2016 Grammy Nominations: Our Thoughts and Predictions


The 2016 Grammy nominations were announced this morning, and as always they were a bit of a mixed bag of obvious selections and oddball choices no one saw coming. It’s no secret that the Grammys aren’t often taken very seriously, and over the years, they haven’t done much to shake that opinion. Can you honestly say that Tony Bennett’s MTV Unplugged was the best album of 1994, or The Starland Vocal Band is the best new artist of 1976? This year doesn’t offer choices that bad (except in a few places and we’ll get to them), but they are worth some discussion. I’m going to cover most of the categories and give my thoughts on who should win, who will win and who the biggest snubs are. A reminder: the Grammy eligibility period covers October 1, 2014 through September 30, 2015, so Adele’s eligible for the next ceremony, not this one.


The Big Four


Album of the Year

Alabama Shakes, Sound & Color
Kendrick Lamar, To Pimp a Butterfly
Chris Stapleton, Traveller
Taylor Swift, 1989
The Weeknd, Beauty Behind the Madness

A quite good selection, although I wish D’Angelo or Miguel had The Weeknd’s spot. I suspected Alabama Shakes would be this year’s rock pick over Foo Fighters. Kendrick Lamar has this year’s most critically acclaimed album with To Pimp a Butterfly and would be a great choice for this award, but let’s be honest: this is Taylor’s award to lose. I have a feeling she’ll be netting this year’s big prize. For omissions, I would have loved to have seen my favorite album of the year, Carly Rae Jepsen’s poor selling but critically adored Emotion, be vindicated through a nomination here, but she didn’t even get a nomination in the pop categories. The cast recording to Hamilton would have been a great addition here, too.

PREDICTION: Taylor Swift, 1989

Record of the Year

D’Angelo & The Vanguard, “Really Love”
Mark Ronson feat. Bruno Mars, “Uptown Funk”
Ed Sheeran, “Thinking Out Loud”
Taylor Swift, “Blank Space”
The Weeknd, “Can’t Feel My Face”

It’s interesting that D’Angelo gets in here for an individual song instead of album of the year for Black Messiah, but otherwise there’s nothing else that surprised me. “Uptown Funk” is the favorite, but I suspect that Grammy voters will go for Ed Sheeran’s terminally boring “Thinking Out Loud” for this award. As for snubs, I’m surprised that Kanye West, Rihanna and Paul McCartney’s “FourFiveSeconds” – Grammy bait if I’ve ever heard it – didn’t get a nomination here or in any other category. Perhaps the Recording Academy finally realizes when they’re being pandered to.

PREDICTION: Ed Sheeran, “Thinking Out Loud”

Song of the Year

Kendrick Lamar, “Alright” (songwriters: Kendrick Lamar, Mark Anthony Spears and Pharrell Williams)
Taylor Swift, “Blank Space” (songwriters: Max Martin, Shellback and Taylor Swift)
Little Big Town, “Girl Crush” (songwriters: Hilary Lindsey, Lori McKenna and Liz Rose)
Wiz Khalifa feat. Charlie Puth, “See You Again” (songwriters: Andrew Cedar, Justin Franks, Charlie Puth and Wiz Khalifa, songwriters)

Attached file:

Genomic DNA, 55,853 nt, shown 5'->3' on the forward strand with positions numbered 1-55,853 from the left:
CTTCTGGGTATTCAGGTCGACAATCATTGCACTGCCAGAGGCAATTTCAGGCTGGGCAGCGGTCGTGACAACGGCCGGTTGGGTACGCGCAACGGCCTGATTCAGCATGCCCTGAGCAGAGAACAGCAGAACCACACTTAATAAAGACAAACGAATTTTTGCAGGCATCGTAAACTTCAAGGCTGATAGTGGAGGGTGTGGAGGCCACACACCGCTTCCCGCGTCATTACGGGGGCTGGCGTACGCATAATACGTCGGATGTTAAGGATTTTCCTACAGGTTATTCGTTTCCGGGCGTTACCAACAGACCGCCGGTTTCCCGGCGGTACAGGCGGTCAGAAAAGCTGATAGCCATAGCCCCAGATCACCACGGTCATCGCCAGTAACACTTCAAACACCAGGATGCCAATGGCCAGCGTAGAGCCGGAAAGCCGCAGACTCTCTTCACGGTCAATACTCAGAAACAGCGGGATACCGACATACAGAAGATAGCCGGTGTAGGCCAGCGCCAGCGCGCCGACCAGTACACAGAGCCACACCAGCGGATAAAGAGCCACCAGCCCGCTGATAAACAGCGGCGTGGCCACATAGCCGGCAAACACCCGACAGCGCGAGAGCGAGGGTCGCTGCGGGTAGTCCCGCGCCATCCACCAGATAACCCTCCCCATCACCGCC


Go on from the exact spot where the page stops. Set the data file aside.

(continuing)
Ed Sheeran, “Thinking Out Loud” (songwriters: Ed Sheeran and Amy Wadge)

This is the award for songwriting and I really hope that “See You Again,” the dull-as-wallpaper Furious 7 soundtrack hit, doesn’t win this. I suspect it won’t though, as there’s three other, better songs here as well as another strong contender that is at least interesting in its dullness (that’s “Thinking Out Loud” again, for the record). “Alright” is a great song and has quickly become a protest anthem, but this is another category where I’d love it if Kendrick won, but I don’t think he’s going to beat Taylor. I feel comfortable saying that Taylor will win songwriting and Sheeran will win recording, but it could go either way for both, or one song might take both categories. Either way, I think they’re the two songs to beat. As for surprise omissions, “FourFiveSeconds” again, but I also thought George Ezra’s “Budapest” might have had a chance here, as it’s the kind of acoustic pop-folk-rock that the Grammys seem to gravitate to for this category.

PREDICTION: Taylor Swift, “Blank Space”

Best New Artist

Courtney Barnett
James Bay
Sam Hunt
Tori Kelly
Meghan Trainor

Best New Artist has something of a mixed history. There a just as many success stories (The Beatles, Mariah Carey, Adele) as there are total busts (The Swingle Sisters, Starland Vocal Band, Marc Cohn). soul-influenced folk rocker James Bay seems to be the musician that most jibes with the kind of act that is normally picked for this award, and he’s who I think will take it. Meghan Trainor, –who managed to turn a novelty hit into a string of middling-to-terrible follow-up hits – really has no business being nominated for this thing, and I was worried that she would. It’s wonderful to see that Courtney Barnett’s witty lyrics and terrific guitarwork has been recognized in this category, and she would be a great darkhorse to take the award if Bay doesn’t get it. There were quite a few artists that deserved to be here instead of Trainor: I thought George Ezra, Fetty Wap, Leon Bridges, Maddie & Tae and Nathaniel Rateliff & The Night Sweats all had a fair shot for one of the slots, but that’s not what happened.